City of Moorabbin

The City of Moorabbin was a local government area about 20 kilometres (12 mi) southeast of Melbourne, the state capital of Victoria, Australia. The city covered an area of 53.13 square kilometres (20.51 sq mi), and existed from 1862 until 1994.

City of Moorabbin
Old lga Moorabbin.png
Location in Melbourne
Population100,400 (1992)[1]
 • Density1,889.7/km2 (4,894.3/sq mi)
Area53.13 km2 (20.5 sq mi)
Council seatMoorabbin
City of Moorabbin Logo.jpg
LGAs around City of Moorabbin:
Brighton Caulfield Oakleigh
Sandringham City of Moorabbin Springvale
Sandringham Mordialloc Springvale


Moorabbin was first incorporated as a road district on 16 May 1862. It became a shire on 27 January 1871, and was essentially rural in character, relying on the villages on its western side for services.[2] As regions on the coast became more urban in character, local severance movements successfully obtained their own local governments. On 3 April 1912, one part was united with the Town of Brighton to the northwest. On 28 February 1917, the Borough of Sandringham split away, while on 26 May 1920, the Borough of Mentone and Mordialloc also split away. Eventually, with the development of areas such as Bentleigh and Cheltenham within the shire's boundaries, Moorabbin was proclaimed a city, on 10 October 1934. On 1 October 1959, it lost a further piece of land to the City of Oakleigh.[3]

On 15 December 1994, the City of Moorabbin was abolished, and was split three ways; Bentleigh was transferred into the newly created City of Glen Eira, along with the City of Caulfield; Cheltenham was transferred into the newly created City of Bayside, along with the Cities of Brighton and Sandringham; while the bulk of the city merged with the Cities of Mordialloc, Chelsea and parts of Springvale, to become the newly created City of Kingston.[4]

Municipal officesEdit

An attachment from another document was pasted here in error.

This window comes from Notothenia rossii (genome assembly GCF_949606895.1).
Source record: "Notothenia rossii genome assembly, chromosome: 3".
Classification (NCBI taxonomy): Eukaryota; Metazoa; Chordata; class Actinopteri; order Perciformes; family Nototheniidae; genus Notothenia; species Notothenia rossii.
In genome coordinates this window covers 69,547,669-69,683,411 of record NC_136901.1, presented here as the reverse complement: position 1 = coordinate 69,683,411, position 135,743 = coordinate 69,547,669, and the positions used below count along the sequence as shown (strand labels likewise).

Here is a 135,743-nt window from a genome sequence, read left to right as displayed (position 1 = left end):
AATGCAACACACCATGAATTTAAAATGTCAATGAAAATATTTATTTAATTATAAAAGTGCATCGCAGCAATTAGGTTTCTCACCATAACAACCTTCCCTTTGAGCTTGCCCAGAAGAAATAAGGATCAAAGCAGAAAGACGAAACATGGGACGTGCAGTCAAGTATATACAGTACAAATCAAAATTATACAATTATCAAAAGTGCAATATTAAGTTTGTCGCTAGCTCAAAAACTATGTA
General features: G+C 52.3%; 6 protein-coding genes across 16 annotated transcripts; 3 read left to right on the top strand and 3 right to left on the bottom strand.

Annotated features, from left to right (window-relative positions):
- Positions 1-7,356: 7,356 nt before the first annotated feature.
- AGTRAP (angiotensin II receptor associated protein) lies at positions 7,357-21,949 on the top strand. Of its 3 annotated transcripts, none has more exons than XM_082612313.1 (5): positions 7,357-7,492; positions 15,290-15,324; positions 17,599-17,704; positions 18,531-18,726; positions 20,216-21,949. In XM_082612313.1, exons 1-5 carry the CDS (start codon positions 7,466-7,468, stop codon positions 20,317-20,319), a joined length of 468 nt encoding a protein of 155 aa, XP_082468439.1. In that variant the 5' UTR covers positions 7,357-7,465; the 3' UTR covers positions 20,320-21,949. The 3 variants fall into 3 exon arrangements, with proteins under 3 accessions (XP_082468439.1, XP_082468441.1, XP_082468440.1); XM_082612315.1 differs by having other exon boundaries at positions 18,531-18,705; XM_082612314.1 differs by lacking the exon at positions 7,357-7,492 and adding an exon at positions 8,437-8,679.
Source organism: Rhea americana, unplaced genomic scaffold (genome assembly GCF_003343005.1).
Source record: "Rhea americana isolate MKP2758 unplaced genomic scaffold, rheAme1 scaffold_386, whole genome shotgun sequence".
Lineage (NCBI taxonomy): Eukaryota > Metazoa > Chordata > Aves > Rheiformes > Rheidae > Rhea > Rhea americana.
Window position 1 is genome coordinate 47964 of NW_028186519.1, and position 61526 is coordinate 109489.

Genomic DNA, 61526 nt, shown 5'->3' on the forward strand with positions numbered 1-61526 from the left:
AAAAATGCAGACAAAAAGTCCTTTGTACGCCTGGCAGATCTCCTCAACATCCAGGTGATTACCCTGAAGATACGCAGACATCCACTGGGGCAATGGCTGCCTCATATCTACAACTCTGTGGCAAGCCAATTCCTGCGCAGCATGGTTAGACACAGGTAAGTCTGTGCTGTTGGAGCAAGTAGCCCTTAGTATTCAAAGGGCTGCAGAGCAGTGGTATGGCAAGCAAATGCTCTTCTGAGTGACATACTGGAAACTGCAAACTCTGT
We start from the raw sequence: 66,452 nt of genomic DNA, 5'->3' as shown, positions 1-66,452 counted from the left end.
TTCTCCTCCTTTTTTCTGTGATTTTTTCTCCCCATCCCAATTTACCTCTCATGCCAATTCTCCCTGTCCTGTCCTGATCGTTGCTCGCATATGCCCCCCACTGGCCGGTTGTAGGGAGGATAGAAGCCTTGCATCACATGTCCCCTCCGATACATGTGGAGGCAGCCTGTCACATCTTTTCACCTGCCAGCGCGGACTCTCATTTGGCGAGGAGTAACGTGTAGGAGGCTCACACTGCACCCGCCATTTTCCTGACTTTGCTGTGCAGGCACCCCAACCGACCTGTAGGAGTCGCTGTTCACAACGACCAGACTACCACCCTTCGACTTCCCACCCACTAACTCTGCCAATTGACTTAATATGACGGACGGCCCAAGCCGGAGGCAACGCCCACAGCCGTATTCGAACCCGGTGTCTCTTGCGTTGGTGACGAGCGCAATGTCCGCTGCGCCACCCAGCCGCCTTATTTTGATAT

The council originally met in the Plough and Harrow Hotel, a site now occupied by the Moorabbin Junction Hotel, on the corner of Nepean Highway and South Road, Moorabbin. The first town hall was built on the other side of South Road in 1867, and enlarged in 1907. In 1931, municipal offices were constructed next to the town hall. A new town hall, designed by Bates, Smart and McCutcheon, was officially opened in 1963, near the Moorabbin railway station. In 1970, new council chambers and meeting rooms were added.[5][6] The municipal site is currently home to the Kingston City Hall and the Kingston Arts Centre.


The City of Moorabbin was subdivided into four wards on 21 May 1929, each electing three councillors:[3]

  • North Ward
  • Centre Ward
  • Cheltenham Ward
  • Moorabbin Ward



Year Population
1921 7,443
1933 19,006
1947 29,236
1954 65,332
1958 86,800*
1961 95,669
1966 103,716
1971 109,588
1976 103,059
1981 97,810
1986 95,291
1991 94,161

* Estimate in the 1958 Victorian Year Book.


  1. ^ Australian Bureau of Statistics, Victoria Office (1994). Victorian Year Book. p. 49. ISSN 0067-1223.
  2. ^ Monash University (January 1999). "Australian Places - Moorabbin". Archived from the original on 11 October 2003. Retrieved 4 March 2008. CS1 maint: discouraged parameter (link)
  3. ^ a b Victorian Municipal Directory. Brunswick: Arnall & Jackson. 1992. pp. 426–427. Accessed at State Library of Victoria, La Trobe Reading Room.
  4. ^ Australian Bureau of Statistics (1 August 1995). Victorian local government amalgamations 1994-1995: Changes to the Australian Standard Geographical Classification (PDF). Commonwealth of Australia. pp. 4, 6, 8. ISBN 0-642-23117-6. Retrieved 16 December 2007. CS1 maint: discouraged parameter (link)
  5. ^ Harvey, Anthony (1982). The Melbourne Book. Australia: Hutchinson Books. ISBN 0091377501.
  6. ^ "Moorabbin Town Hall". kingston historical website. City of Kingston. Retrieved 4 March 2008. CS1 maint: discouraged parameter (link)

Coordinates: 37°56′S 145°02′E / 37.933°S 145.033°E / -37.933; 145.033